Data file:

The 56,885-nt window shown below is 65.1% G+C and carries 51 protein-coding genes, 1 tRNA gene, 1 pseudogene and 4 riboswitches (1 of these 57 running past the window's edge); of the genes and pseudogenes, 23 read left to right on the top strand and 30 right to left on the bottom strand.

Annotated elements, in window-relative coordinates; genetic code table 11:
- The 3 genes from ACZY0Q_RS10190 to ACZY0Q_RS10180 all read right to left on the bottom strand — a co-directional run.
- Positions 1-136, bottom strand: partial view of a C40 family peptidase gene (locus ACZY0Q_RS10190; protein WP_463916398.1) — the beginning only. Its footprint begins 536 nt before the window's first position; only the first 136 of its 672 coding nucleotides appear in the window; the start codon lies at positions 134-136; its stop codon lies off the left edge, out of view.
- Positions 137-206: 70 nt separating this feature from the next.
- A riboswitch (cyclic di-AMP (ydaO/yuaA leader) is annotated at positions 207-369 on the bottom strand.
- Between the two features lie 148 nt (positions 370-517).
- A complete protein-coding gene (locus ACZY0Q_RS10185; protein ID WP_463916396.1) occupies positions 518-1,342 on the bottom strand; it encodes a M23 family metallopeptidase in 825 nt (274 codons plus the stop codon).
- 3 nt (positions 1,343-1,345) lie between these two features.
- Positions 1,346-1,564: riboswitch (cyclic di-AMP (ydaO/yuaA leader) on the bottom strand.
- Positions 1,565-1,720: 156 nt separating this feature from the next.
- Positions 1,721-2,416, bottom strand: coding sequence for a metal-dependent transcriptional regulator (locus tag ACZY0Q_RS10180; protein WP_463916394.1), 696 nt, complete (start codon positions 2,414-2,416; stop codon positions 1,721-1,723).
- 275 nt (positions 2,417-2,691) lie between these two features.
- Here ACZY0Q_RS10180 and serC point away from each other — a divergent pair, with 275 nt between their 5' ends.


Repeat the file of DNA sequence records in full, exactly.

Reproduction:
The 56,885-nt window shown below is 65.1% G+C and carries 51 protein-coding genes, 1 tRNA gene, 1 pseudogene and 4 riboswitches (1 of these 57 running past the window's edge); of the genes and pseudogenes, 23 read left to right on the top strand and 30 right to left on the bottom strand.

Annotated elements, in window-relative coordinates; genetic code table 11:
- The 3 genes from ACZY0Q_RS10190 to ACZY0Q_RS10180 all read right to left on the bottom strand — a co-directional run.
- Positions 1-136, bottom strand: partial view of a C40 family peptidase gene (locus ACZY0Q_RS10190; protein WP_463916398.1) — the beginning only. Its footprint begins 536 nt before the window's first position; only the first 136 of its 672 coding nucleotides appear in the window; the start codon lies at positions 134-136; its stop codon lies off the left edge, out of view.
- Positions 137-206: 70 nt separating this feature from the next.
- A riboswitch (cyclic di-AMP (ydaO/yuaA leader) is annotated at positions 207-369 on the bottom strand.
- Between the two features lie 148 nt (positions 370-517).
- A complete protein-coding gene (locus ACZY0Q_RS10185; protein ID WP_463916396.1) occupies positions 518-1,342 on the bottom strand; it encodes a M23 family metallopeptidase in 825 nt (274 codons plus the stop codon).
- 3 nt (positions 1,343-1,345) lie between these two features.
- Positions 1,346-1,564: riboswitch (cyclic di-AMP (ydaO/yuaA leader) on the bottom strand.
- Positions 1,565-1,720: 156 nt separating this feature from the next.
- Positions 1,721-2,416, bottom strand: coding sequence for a metal-dependent transcriptional regulator (locus tag ACZY0Q_RS10180; protein WP_463916394.1), 696 nt, complete (start codon positions 2,414-2,416; stop codon positions 1,721-1,723).
- 275 nt (positions 2,417-2,691) lie between these two features.
- Here ACZY0Q_RS10180 and serC point away from each other — a divergent pair, with 275 nt between their 5' ends.